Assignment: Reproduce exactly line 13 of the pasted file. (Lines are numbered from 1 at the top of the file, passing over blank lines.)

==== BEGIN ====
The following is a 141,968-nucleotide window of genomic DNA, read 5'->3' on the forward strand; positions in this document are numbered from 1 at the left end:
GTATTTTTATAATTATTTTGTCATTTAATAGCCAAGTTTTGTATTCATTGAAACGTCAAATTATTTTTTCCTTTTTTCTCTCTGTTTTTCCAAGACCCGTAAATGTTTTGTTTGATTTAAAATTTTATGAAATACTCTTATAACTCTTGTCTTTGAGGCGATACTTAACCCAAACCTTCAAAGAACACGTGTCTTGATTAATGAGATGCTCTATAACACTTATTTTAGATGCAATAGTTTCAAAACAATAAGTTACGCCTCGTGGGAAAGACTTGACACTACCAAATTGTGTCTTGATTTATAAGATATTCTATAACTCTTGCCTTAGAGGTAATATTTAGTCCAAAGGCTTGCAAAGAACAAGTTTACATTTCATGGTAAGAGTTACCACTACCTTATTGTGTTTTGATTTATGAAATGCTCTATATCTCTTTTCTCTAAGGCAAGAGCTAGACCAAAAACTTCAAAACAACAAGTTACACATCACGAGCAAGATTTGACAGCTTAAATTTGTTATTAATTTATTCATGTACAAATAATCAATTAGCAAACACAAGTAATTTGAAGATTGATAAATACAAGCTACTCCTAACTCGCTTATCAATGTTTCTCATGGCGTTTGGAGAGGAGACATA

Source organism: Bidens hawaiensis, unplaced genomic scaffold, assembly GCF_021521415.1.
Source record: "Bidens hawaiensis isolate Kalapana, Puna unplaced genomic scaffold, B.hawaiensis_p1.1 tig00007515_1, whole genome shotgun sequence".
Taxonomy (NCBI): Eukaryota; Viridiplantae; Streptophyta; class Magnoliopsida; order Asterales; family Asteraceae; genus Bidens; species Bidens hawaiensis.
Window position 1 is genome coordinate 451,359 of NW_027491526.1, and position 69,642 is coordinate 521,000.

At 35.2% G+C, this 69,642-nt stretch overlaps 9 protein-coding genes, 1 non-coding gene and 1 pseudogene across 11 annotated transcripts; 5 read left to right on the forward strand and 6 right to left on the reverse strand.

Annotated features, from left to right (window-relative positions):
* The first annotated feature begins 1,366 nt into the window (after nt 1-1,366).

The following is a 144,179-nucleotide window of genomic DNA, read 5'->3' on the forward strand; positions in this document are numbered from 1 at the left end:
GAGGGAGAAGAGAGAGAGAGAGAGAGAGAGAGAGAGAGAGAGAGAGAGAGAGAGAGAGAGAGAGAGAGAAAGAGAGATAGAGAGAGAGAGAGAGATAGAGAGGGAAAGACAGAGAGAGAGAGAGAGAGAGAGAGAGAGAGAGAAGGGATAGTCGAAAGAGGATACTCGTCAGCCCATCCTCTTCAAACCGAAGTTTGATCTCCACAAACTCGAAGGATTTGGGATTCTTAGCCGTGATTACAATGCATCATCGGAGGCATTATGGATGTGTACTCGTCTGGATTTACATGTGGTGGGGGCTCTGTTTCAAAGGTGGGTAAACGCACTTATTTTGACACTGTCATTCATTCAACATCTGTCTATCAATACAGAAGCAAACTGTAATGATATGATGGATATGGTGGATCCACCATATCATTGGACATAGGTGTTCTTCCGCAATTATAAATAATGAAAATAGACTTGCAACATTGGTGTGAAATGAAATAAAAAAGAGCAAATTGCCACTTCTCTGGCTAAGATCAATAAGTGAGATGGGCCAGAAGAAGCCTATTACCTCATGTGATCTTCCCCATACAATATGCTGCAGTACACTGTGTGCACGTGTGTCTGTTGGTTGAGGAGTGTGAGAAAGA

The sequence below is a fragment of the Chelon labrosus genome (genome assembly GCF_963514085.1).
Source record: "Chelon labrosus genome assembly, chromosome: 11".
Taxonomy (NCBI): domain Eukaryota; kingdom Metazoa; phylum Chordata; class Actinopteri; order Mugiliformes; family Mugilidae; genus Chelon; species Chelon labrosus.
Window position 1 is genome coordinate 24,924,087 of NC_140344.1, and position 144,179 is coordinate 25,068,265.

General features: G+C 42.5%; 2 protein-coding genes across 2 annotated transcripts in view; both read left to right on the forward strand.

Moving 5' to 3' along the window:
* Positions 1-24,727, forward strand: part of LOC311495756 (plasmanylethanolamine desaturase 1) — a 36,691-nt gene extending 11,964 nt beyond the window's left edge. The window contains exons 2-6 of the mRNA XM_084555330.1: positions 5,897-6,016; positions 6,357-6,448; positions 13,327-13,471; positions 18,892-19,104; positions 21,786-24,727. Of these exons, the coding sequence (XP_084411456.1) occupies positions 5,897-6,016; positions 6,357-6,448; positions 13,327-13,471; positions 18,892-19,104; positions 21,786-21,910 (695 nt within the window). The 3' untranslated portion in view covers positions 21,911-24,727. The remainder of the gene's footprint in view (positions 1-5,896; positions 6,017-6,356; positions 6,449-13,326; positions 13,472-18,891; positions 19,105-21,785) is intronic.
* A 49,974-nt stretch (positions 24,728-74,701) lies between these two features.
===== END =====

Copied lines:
Source record: "Chelon labrosus genome assembly, chromosome: 11".